I've heard about--and used--this tip as well. I'm not a scientist so I can't remember the exact details, but what I do remember is that most (if not all) of these tips have to do with preventing the sulphur component (which dissolves very quickly in water) of the onion vapour from combining with the tears in your eyes to produce sulphuric acid (the burn!). So with the "bread in the mouth" trick, what it does is make you breathe through your mouth (because you're trying to keep all of your saliva in) and the vapour gets dissolved into your saliva (notice it gets more pungent when you swallow the longer you're cutting), and thus preventing your eyes from tearing. In fact, now I just breathe with my mouth open (without bread) and it works the same. (Then you also don't have to worry about slimy bread!) ...But yes, it sounds funny to listen to me when I'm cutting onions.

                  I guess you just do what's most comfortable for you, whether it's burning the vapour off with a flame, blowing it away with a fan, blocking it with goggles, or breathing it in your mouth; as long as that dastardly vapour is kept from dissolving into your "eye water", you're fine. The kitchen is my "domain" in our home so this is practical information for me, not just party trivia!

                  P.S. Like I said, I'm no expert, so the "contact lens" tip baffles me. Maybe because it's a physical barrier too, and even the slightest squint is enough to cover up the rest of the exposed eyes? (lol... somebody else take over! please!)

                  1. re: homebaker

                    By far the greatest number of nerve ends in the eye (or in anyplace on the body, actually!!) are in the cornea (the clear part of the eye that you see through, and also the part of the eye upon which the contact lens rests). This is the body's protective response so that you are sure to feel something that gets on or embedded into your cornea....since scarring there from a foreign body can permanently affect sight. (A foreign body on the white of the eye is irritating, but unless it penetrates the eye totally - not easy to do - it is not usually sight-threatening. Therefore, less nerves are needed there....). So this is all a long way of explaining why the contact lens works: it is indeed a barrier to the fumes that irritate all those nerve ends on the cornea, which then cause the eye to water in an attempt to flush out the source of irritation. Of course, if you use the contact lens as a barrier in this way, you must take extra care to wash your hands thoroughly before removing the contact, or your efforts to keep your eye free of irritation will be moot. This caution is especially important if you have also been handling anything in the capsicum family.....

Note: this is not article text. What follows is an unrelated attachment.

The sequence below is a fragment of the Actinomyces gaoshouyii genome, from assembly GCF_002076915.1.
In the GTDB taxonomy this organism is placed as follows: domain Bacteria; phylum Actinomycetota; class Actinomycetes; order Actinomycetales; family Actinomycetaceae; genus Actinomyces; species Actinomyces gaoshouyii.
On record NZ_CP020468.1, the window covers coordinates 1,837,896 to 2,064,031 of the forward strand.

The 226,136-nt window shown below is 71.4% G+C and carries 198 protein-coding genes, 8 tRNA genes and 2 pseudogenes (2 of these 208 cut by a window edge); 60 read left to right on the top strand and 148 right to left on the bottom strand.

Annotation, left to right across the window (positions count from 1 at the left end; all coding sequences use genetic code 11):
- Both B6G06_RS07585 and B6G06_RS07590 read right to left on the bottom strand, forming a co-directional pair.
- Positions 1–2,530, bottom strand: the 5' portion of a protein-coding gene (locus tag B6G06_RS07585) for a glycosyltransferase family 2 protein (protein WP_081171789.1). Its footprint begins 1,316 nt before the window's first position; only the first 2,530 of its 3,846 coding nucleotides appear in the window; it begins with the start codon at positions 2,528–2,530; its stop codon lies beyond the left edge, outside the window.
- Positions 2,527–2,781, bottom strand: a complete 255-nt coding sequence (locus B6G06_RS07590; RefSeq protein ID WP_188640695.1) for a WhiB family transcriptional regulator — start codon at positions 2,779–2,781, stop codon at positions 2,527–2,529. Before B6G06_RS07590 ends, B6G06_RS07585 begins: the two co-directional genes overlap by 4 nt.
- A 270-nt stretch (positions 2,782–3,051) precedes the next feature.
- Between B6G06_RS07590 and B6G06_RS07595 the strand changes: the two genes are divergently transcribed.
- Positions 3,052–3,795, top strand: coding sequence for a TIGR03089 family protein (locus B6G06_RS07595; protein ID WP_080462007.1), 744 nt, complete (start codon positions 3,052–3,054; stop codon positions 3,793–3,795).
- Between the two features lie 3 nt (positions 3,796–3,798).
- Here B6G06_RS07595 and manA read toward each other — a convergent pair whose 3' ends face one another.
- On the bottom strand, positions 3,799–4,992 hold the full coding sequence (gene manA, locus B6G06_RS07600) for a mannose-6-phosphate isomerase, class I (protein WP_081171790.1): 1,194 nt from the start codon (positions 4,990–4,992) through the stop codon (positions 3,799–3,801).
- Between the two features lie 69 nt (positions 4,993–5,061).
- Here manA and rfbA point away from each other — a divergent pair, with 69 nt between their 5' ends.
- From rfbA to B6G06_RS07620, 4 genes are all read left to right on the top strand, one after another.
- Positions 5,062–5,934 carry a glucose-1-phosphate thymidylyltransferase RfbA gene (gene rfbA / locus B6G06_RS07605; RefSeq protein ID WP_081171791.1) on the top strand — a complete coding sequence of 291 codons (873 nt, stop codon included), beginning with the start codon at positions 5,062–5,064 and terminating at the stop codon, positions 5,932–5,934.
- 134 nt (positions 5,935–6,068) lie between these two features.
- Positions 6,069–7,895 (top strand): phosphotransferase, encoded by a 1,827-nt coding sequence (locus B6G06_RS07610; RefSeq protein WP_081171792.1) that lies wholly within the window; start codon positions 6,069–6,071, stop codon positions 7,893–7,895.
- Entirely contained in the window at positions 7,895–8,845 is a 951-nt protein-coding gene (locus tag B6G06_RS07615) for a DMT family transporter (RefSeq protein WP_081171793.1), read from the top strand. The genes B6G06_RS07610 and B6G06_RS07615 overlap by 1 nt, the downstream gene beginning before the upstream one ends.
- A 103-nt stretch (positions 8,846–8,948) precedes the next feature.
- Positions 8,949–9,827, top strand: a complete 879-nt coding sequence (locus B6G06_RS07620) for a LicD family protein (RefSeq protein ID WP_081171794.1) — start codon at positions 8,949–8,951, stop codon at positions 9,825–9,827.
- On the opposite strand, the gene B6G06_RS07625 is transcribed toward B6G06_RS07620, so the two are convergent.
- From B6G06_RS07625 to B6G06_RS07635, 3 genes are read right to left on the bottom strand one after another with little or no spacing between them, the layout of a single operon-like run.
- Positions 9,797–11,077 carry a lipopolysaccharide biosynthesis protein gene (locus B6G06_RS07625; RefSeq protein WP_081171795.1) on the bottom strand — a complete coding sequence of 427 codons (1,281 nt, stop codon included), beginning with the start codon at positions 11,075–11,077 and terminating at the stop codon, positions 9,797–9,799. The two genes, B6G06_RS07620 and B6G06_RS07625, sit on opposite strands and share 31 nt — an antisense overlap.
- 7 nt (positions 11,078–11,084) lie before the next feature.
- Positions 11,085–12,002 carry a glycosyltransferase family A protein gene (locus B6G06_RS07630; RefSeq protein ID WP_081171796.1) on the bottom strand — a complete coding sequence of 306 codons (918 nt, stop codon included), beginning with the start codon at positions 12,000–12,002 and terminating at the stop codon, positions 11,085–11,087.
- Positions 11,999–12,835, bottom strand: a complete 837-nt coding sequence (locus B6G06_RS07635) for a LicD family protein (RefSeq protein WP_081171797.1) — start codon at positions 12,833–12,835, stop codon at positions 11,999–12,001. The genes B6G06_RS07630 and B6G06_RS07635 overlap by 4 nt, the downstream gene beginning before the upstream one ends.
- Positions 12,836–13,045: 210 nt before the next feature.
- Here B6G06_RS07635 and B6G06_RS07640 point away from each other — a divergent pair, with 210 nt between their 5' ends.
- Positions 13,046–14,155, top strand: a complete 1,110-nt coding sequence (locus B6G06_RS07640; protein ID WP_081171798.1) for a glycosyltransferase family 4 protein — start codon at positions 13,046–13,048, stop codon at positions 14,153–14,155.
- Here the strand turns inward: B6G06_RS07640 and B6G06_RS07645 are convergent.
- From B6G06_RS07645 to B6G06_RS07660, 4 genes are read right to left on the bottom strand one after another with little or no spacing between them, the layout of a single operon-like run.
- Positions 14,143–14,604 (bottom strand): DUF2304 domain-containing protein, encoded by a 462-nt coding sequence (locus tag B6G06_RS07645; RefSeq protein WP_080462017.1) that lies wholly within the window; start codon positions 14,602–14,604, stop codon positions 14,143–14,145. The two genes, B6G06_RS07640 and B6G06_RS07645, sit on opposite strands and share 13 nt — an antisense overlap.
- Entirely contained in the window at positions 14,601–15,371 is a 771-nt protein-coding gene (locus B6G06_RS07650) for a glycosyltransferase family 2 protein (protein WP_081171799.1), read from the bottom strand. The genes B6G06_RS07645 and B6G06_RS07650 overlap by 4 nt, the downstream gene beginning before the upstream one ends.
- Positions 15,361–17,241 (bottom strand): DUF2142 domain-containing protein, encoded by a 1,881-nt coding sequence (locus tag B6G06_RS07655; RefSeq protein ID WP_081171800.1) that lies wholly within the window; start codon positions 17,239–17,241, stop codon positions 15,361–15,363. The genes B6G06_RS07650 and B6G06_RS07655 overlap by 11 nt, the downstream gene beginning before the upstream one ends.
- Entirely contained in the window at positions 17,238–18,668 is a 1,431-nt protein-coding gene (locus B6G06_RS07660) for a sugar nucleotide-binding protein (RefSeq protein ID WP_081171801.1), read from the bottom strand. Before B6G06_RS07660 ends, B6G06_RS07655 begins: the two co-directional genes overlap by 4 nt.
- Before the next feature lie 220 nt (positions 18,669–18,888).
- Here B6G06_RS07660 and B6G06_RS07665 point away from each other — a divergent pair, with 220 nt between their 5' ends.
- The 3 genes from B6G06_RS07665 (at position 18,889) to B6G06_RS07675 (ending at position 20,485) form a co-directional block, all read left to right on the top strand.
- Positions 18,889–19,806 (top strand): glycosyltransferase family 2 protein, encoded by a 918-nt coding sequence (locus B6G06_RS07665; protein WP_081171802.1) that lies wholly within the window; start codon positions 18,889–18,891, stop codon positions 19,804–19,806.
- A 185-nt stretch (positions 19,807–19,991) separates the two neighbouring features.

(I do this for a living. The eye thing; not the food thing. And yes, I have seen patients who have caused corneal burns from removing contact lenses after handling peppers and not properly washing.....)

                    1. re: janetofreno

                      Fascinating. That's why glasses didn't work for me.

                      I'm grateful to the person who shared the 'gas on/fan on' trick!

                      1. re: janetofreno

                        Your expertise is much appreciated! So good to learn something new...

                  2. wear goggles! the people at work who cut large batches of onions wear ski goggles.

                    3 Replies
                    1. re: paloucsd

                      hubby swears by his scuba mask....

                      1. re: susancinsf

                        I've done that when grinding 5lbs of horseradish.

                      2. re: paloucsd

                        i wear a pair of aviator goggles from an old costume. they are perfect! plus, i get to use them again and again.

                      3. jfood also cuts them in from of his downdraft on high.

                        1 Reply
                        1. re: jfood

                          this was going to be my suggestion as well.